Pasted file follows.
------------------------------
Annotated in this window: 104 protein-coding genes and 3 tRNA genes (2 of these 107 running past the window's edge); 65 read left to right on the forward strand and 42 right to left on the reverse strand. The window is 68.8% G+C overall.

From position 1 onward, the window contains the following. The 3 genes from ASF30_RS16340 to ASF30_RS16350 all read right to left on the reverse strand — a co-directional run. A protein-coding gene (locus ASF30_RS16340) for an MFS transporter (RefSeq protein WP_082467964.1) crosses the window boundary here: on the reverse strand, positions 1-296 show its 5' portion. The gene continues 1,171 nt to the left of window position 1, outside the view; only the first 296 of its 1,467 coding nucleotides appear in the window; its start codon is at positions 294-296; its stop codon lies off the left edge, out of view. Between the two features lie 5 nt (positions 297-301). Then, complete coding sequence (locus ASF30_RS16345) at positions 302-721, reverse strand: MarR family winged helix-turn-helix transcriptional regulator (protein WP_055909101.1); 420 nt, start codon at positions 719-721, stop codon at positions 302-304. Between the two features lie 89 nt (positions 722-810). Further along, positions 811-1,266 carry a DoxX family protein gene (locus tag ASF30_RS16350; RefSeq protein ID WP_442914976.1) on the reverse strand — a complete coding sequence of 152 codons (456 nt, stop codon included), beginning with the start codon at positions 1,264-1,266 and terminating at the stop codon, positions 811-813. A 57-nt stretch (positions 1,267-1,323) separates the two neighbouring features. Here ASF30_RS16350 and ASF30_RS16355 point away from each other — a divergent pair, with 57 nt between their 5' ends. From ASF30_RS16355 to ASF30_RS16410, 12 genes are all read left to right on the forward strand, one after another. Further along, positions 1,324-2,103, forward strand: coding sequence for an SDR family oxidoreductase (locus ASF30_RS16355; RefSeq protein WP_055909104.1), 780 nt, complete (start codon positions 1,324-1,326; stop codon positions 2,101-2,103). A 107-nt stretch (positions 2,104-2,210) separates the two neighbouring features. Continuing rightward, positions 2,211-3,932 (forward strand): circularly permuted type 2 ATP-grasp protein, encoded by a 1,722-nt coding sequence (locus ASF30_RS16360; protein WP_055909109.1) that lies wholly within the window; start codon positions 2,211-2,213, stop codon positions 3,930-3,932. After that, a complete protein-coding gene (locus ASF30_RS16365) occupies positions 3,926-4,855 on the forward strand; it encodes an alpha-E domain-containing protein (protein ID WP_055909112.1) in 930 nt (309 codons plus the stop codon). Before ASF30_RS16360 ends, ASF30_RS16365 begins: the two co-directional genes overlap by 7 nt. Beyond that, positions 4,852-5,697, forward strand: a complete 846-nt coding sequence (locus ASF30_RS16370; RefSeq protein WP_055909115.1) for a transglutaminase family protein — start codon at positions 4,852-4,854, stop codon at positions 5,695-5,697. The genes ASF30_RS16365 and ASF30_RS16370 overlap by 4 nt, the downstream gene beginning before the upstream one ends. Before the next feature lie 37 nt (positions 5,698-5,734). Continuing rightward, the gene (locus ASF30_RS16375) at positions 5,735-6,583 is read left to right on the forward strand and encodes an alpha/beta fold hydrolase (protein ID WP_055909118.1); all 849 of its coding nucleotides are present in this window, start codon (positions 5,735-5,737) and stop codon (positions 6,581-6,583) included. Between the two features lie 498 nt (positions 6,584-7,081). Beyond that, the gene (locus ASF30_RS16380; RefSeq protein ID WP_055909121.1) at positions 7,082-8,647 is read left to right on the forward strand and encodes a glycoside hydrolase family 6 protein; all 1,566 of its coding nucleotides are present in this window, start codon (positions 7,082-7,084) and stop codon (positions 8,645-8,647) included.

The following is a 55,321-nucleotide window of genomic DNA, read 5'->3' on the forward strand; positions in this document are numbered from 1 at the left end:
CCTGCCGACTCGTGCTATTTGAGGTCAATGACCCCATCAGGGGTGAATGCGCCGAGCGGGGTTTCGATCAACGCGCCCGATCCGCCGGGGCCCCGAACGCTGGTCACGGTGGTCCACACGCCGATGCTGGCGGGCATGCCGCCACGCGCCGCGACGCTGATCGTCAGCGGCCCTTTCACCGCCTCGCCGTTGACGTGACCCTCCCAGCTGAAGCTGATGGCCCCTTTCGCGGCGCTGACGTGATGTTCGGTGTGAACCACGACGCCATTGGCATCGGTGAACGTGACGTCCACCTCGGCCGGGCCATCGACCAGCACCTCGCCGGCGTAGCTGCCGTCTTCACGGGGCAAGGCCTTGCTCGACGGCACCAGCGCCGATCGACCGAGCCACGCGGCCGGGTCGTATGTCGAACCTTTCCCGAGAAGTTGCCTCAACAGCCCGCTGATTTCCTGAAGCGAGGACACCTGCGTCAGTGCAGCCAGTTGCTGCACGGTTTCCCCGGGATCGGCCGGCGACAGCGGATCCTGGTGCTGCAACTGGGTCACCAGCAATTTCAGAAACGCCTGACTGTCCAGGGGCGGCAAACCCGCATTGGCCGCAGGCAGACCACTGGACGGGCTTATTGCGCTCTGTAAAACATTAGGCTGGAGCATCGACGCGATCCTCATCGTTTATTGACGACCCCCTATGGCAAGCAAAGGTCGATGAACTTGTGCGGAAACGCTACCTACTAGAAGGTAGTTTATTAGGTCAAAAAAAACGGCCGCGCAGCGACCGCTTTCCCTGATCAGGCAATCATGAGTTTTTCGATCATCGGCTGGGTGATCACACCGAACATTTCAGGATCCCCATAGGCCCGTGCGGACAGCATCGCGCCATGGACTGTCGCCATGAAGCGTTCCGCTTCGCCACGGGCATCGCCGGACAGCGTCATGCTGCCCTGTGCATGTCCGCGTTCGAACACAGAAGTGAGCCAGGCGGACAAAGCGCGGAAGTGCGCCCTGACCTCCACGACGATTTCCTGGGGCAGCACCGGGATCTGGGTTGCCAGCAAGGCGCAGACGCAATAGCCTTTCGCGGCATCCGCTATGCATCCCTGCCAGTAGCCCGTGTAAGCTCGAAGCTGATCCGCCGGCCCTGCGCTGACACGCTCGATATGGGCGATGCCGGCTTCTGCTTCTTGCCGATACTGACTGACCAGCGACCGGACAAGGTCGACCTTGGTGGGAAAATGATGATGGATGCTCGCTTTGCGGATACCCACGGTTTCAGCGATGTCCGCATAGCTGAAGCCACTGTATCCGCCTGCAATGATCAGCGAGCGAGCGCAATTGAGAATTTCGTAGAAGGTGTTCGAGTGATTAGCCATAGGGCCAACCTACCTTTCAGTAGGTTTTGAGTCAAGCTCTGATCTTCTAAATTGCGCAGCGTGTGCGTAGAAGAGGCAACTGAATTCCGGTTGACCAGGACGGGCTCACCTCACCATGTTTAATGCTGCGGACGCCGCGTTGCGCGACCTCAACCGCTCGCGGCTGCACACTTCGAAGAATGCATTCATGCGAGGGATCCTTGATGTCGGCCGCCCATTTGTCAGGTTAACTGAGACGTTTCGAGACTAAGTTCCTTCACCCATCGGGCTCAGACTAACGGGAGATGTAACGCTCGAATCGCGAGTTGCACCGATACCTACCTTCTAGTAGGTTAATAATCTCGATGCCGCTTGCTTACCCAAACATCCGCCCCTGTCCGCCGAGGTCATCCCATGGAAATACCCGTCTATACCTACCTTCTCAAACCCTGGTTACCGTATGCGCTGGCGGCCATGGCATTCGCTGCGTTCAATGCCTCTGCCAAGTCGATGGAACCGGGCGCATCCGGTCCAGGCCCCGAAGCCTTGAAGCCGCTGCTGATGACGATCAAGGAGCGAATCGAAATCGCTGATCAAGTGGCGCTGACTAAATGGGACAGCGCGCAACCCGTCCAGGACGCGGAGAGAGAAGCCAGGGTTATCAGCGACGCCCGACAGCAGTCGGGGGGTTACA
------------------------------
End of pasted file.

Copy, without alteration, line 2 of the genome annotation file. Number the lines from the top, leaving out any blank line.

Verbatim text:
From position 1 onward, the window contains the following. The 3 genes from ASF30_RS16340 to ASF30_RS16350 all read right to left on the reverse strand — a co-directional run. A protein-coding gene (locus ASF30_RS16340) for an MFS transporter (RefSeq protein WP_082467964.1) crosses the window boundary here: on the reverse strand, positions 1-296 show its 5' portion. The gene continues 1,171 nt to the left of window position 1, outside the view; only the first 296 of its 1,467 coding nucleotides appear in the window; its start codon is at positions 294-296; its stop codon lies off the left edge, out of view. Between the two features lie 5 nt (positions 297-301). Then, complete coding sequence (locus ASF30_RS16345) at positions 302-721, reverse strand: MarR family winged helix-turn-helix transcriptional regulator (protein WP_055909101.1); 420 nt, start codon at positions 719-721, stop codon at positions 302-304. Between the two features lie 89 nt (positions 722-810). Further along, positions 811-1,266 carry a DoxX family protein gene (locus tag ASF30_RS16350; RefSeq protein ID WP_442914976.1) on the reverse strand — a complete coding sequence of 152 codons (456 nt, stop codon included), beginning with the start codon at positions 1,264-1,266 and terminating at the stop codon, positions 811-813. A 57-nt stretch (positions 1,267-1,323) separates the two neighbouring features. Here ASF30_RS16350 and ASF30_RS16355 point away from each other — a divergent pair, with 57 nt between their 5' ends. From ASF30_RS16355 to ASF30_RS16410, 12 genes are all read left to right on the forward strand, one after another. Further along, positions 1,324-2,103, forward strand: coding sequence for an SDR family oxidoreductase (locus ASF30_RS16355; RefSeq protein WP_055909104.1), 780 nt, complete (start codon positions 1,324-1,326; stop codon positions 2,101-2,103). A 107-nt stretch (positions 2,104-2,210) separates the two neighbouring features. Continuing rightward, positions 2,211-3,932 (forward strand): circularly permuted type 2 ATP-grasp protein, encoded by a 1,722-nt coding sequence (locus ASF30_RS16360; protein WP_055909109.1) that lies wholly within the window; start codon positions 2,211-2,213, stop codon positions 3,930-3,932. After that, a complete protein-coding gene (locus ASF30_RS16365) occupies positions 3,926-4,855 on the forward strand; it encodes an alpha-E domain-containing protein (protein ID WP_055909112.1) in 930 nt (309 codons plus the stop codon). Before ASF30_RS16360 ends, ASF30_RS16365 begins: the two co-directional genes overlap by 7 nt. Beyond that, positions 4,852-5,697, forward strand: a complete 846-nt coding sequence (locus ASF30_RS16370; RefSeq protein WP_055909115.1) for a transglutaminase family protein — start codon at positions 4,852-4,854, stop codon at positions 5,695-5,697. The genes ASF30_RS16365 and ASF30_RS16370 overlap by 4 nt, the downstream gene beginning before the upstream one ends. Before the next feature lie 37 nt (positions 5,698-5,734). Continuing rightward, the gene (locus ASF30_RS16375) at positions 5,735-6,583 is read left to right on the forward strand and encodes an alpha/beta fold hydrolase (protein ID WP_055909118.1); all 849 of its coding nucleotides are present in this window, start codon (positions 5,735-5,737) and stop codon (positions 6,581-6,583) included. Between the two features lie 498 nt (positions 6,584-7,081). Beyond that, the gene (locus ASF30_RS16380; RefSeq protein ID WP_055909121.1) at positions 7,082-8,647 is read left to right on the forward strand and encodes a glycoside hydrolase family 6 protein; all 1,566 of its coding nucleotides are present in this window, start codon (positions 7,082-7,084) and stop codon (positions 8,645-8,647) included.